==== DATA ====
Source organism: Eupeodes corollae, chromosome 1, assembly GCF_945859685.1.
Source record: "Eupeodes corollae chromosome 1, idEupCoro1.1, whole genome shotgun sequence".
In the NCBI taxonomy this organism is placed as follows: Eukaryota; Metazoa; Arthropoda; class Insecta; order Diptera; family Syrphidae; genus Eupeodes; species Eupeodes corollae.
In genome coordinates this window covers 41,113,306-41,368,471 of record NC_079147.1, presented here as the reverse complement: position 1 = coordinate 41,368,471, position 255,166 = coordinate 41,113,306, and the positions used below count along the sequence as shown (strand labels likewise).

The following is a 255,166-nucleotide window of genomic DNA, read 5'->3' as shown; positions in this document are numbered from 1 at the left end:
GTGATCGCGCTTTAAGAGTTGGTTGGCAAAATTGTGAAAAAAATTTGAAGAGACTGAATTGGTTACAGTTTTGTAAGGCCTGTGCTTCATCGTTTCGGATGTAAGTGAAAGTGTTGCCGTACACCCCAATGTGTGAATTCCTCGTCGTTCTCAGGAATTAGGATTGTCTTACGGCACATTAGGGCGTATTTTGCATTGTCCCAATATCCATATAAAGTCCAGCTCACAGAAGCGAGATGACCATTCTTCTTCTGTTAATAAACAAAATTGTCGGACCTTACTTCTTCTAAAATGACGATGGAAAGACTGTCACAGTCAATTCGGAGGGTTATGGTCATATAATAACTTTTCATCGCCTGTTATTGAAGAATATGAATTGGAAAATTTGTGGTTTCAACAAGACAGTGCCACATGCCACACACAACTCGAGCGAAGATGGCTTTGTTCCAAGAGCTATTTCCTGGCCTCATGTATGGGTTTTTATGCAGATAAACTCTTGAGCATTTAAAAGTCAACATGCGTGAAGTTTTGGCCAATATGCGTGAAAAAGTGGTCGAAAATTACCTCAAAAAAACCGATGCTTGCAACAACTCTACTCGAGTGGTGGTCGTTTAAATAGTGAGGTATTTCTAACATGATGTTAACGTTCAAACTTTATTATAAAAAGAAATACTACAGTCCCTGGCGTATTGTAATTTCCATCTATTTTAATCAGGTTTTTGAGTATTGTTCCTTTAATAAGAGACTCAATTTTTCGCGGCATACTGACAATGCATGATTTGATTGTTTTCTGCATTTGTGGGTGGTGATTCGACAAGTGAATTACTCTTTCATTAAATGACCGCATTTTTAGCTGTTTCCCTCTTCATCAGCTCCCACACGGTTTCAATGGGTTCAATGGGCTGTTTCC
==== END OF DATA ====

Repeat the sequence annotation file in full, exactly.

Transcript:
Source organism: Eupeodes corollae, chromosome 1, assembly GCF_945859685.1.
Source record: "Eupeodes corollae chromosome 1, idEupCoro1.1, whole genome shotgun sequence".
In the NCBI taxonomy this organism is placed as follows: Eukaryota; Metazoa; Arthropoda; class Insecta; order Diptera; family Syrphidae; genus Eupeodes; species Eupeodes corollae.
In genome coordinates this window covers 41,113,306-41,368,471 of record NC_079147.1, presented here as the reverse complement: position 1 = coordinate 41,368,471, position 255,166 = coordinate 41,113,306, and the positions used below count along the sequence as shown (strand labels likewise).

The following is a 255,166-nucleotide window of genomic DNA, read 5'->3' as shown; positions in this document are numbered from 1 at the left end:
GTGATCGCGCTTTAAGAGTTGGTTGGCAAAATTGTGAAAAAAATTTGAAGAGACTGAATTGGTTACAGTTTTGTAAGGCCTGTGCTTCATCGTTTCGGATGTAAGTGAAAGTGTTGCCGTACACCCCAATGTGTGAATTCCTCGTCGTTCTCAGGAATTAGGATTGTCTTACGGCACATTAGGGCGTATTTTGCATTGTCCCAATATCCATATAAAGTCCAGCTCACAGAAGCGAGATGACCATTCTTCTTCTGTTAATAAACAAAATTGTCGGACCTTACTTCTTCTAAAATGACGATGGAAAGACTGTCACAGTCAATTCGGAGGGTTATGGTCATATAATAACTTTTCATCGCCTGTTATTGAAGAATATGAATTGGAAAATTTGTGGTTTCAACAAGACAGTGCCACATGCCACACACAACTCGAGCGAAGATGGCTTTGTTCCAAGAGCTATTTCCTGGCCTCATGTATGGGTTTTTATGCAGATAAACTCTTGAGCATTTAAAAGTCAACATGCGTGAAGTTTTGGCCAATATGCGTGAAAAAGTGGTCGAAAATTACCTCAAAAAAACCGATGCTTGCAACAACTCTACTCGAGTGGTGGTCGTTTAAATAGTGAGGTATTTCTAACATGATGTTAACGTTCAAACTTTATTATAAAAAGAAATACTACAGTCCCTGGCGTATTGTAATTTCCATCTATTTTAATCAGGTTTTTGAGTATTGTTCCTTTAATAAGAGACTCAATTTTTCGCGGCATACTGACAATGCATGATTTGATTGTTTTCTGCATTTGTGGGTGGTGATTCGACAAGTGAATTACTCTTTCATTAAATGACCGCATTTTTAGCTGTTTCCCTCTTCATCAGCTCCCACACGGTTTCAATGGGTTCAATGGGCTGTTTCC